Homeowners are being sold acres and acres of landscape fabric in our area this spring. Maybe they are looking for an easy way to cover their landscape in a year with watering restrictions, figuring that a no-water-needed configuration of landscape fabric and mulch is the best alternative to turf. Or maybe they’ve just been fighting weeds in an area for so long that just covering it with something seems the ideal solution.
Landscape fabric comes in a seemingly endless variety of weights, thicknesses, and synthetic materials (mostly plastic). Sometimes it is called weed barrier or weed blocking fabric. After moving into my house over twenty years ago, I discovered what was probably the original “weed-blocking” fabric, a layer of black plastic bags under river rock in my tree lawn (the area between the sidewalk and street). Edges of the plastic showed between rocks, and big tall weeds thrived! Once we decided to remove the rock-and-plastic landscaping, just under the plastic we found a layer of roots from the green ash tree that lives in the tree lawn. The soil was bone dry, and the roots were doing their best to search for needed water.
In modern landscape fabrics, thicker plastic is one of the options available. Some are completely nonpermeable, while others claim to have channels to allow “air, water, and nutrients” to penetrate. They are not made from recycled materials and usually are not recyclable. Other more permeable options are available, usually being made of polyester (some products do not even say what they are made of!). These are somewhat see-through and may stretch a bit when tugged.
The marketing for these fabrics promise attractive, weed-free landscapes. In truth, it is not long before dust, soil, and fine mulch debris accumulate on top of the fabrics, creating a perfect seedbed for any weed seeds that blow in. Additionally, the fabrics create a perfect, smooth runway for mulch to blow off of in high winds or to run off of in heavy rain. Rarely do I see a landscape fabric-and-mulch area that doesn’t have patches of the fabric showing through or edges of the fabric rippling above the mulch.
Colorado State University Extension absolutely does not recommend polyethylene landscape fabric. Even those plastic fabrics that claim to have a system to allow some water and air through don’t let enough through to prevent run-off in a heavy rain, and they don’t allow surrounding trees to receive enough water. Additionally, CSU doesn’t recommend landscape fabric under organic (like wood chip) mulch because the mulch will stay in place better if it is in direct contact with the soil (although homeowners will have trouble keeping wood chip mulch in place in high wind areas, regardless of whether landscape fabric is used under it). Also, organic mulch can slowly break down and add organic material to the soil if there is no barrier between the two. They suggest that if an area is mulched and weeds are still a problem, the mulch is not deep enough. If a temporary weed barrier is needed in a newly cultivated or planted area, a two-to-three sheet layer of newspaper under a three-to-four inch layer of organic mulch is recommended since it will suppress weeds, and the newspaper will usually break down within a year. Cardboard is not recommended in our area because of the arid climate – it will be years before it breaks down and the soil underneath it will stay far to dry to support healthy microorganisms and to desirable plant roots, including tree roots.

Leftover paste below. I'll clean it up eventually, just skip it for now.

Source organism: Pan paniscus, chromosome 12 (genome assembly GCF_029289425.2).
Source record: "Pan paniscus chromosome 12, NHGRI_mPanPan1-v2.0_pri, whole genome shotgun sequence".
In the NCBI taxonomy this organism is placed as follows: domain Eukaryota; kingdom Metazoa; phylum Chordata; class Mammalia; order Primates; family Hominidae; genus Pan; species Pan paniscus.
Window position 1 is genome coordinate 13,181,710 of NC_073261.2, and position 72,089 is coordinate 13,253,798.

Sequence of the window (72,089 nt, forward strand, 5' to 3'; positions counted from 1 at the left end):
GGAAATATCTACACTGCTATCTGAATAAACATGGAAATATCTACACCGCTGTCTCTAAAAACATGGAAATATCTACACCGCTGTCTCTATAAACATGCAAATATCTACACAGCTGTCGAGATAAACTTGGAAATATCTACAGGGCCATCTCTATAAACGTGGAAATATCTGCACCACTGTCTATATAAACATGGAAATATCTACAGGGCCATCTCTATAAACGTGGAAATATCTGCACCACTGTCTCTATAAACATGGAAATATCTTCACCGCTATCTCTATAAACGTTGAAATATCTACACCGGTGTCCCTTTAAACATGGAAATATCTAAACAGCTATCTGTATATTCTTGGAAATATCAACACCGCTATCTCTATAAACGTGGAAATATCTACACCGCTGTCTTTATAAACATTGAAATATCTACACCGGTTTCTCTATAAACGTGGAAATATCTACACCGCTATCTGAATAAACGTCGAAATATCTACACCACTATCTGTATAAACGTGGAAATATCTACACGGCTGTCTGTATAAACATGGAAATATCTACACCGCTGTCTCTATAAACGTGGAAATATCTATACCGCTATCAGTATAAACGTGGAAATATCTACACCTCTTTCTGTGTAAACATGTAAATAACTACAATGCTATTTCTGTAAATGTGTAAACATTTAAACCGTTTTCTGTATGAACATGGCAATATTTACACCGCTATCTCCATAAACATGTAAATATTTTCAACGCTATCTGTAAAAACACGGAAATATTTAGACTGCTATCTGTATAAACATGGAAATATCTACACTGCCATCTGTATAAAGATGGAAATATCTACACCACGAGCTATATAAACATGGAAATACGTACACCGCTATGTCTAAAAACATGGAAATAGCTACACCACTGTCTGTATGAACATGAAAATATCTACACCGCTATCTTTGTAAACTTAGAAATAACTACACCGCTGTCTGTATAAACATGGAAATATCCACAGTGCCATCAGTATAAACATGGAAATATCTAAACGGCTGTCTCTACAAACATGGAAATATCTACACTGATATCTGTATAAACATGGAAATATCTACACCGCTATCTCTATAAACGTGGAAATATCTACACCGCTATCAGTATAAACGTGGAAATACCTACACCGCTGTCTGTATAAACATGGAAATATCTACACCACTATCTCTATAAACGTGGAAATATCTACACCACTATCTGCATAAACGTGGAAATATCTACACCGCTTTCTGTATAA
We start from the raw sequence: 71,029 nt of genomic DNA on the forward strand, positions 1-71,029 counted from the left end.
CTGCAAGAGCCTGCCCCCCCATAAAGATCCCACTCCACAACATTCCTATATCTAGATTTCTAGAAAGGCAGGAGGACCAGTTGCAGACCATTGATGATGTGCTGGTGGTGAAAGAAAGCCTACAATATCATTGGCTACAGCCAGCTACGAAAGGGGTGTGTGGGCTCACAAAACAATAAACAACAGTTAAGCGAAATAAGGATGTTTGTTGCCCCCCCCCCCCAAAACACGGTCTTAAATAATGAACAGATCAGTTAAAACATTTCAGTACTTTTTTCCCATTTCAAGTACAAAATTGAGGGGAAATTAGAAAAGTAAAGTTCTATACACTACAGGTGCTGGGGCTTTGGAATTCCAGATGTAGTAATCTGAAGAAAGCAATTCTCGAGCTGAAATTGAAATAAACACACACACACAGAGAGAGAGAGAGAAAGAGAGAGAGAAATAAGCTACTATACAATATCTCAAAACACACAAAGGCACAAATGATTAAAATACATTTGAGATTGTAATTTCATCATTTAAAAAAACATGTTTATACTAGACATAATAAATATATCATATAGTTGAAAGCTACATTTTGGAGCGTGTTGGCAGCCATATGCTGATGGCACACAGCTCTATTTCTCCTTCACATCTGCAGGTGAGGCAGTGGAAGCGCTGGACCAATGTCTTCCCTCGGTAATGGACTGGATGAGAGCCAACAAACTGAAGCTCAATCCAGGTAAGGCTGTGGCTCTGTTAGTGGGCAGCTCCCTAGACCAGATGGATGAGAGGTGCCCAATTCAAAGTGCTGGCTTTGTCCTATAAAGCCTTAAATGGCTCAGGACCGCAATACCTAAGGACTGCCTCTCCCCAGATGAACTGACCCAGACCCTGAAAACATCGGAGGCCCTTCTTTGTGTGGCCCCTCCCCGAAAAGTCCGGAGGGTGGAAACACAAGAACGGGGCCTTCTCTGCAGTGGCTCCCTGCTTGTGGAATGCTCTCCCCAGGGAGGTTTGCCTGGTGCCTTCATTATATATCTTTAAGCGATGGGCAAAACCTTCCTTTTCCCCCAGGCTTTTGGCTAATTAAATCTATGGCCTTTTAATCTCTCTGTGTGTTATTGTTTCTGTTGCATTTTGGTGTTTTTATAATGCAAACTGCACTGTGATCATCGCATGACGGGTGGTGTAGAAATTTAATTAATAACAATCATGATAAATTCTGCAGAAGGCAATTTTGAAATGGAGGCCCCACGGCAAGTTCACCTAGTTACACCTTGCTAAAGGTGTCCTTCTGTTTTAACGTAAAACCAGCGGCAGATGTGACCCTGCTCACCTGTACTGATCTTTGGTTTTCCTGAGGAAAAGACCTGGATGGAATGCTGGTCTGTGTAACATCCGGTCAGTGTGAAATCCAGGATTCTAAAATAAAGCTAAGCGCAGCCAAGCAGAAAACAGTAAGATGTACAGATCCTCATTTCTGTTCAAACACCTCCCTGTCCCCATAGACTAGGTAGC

Unfortunately, this is another case of “if it seems to good to be true, it is.” Covering our ground with artificial materials just isn’t the best route to an attractive, low maintenance landscape. Start by eradicating the weeds that are already in the area you want to cover, cover with newspaper if you want a barrier, then cover with a thick layer of organic mulch (if the area is very windy, you may need to go with rock over bark or chip mulch). You’ll be happier in the long run than if you spend good money on fabrics that rip, show through the mulch, and encourage new weed seeds to germinate in a fairly short amount of time.
Contributed by Carey Harrington, Certified Colorado Gardener and Colorado Native Plant Master
References and Additional Resources:
CSU Extension Master Gardener Note #245, “Mulching with Wood/Bark Chips, Grass Clippings, and Rock” – www.cmg.colostate.edu/gardennotes/245.html
CSU Extension Fact Sheet #7.214, “Mulches for Home Grounds” – www.ext.colostate.edu/pubs/garden/07214.html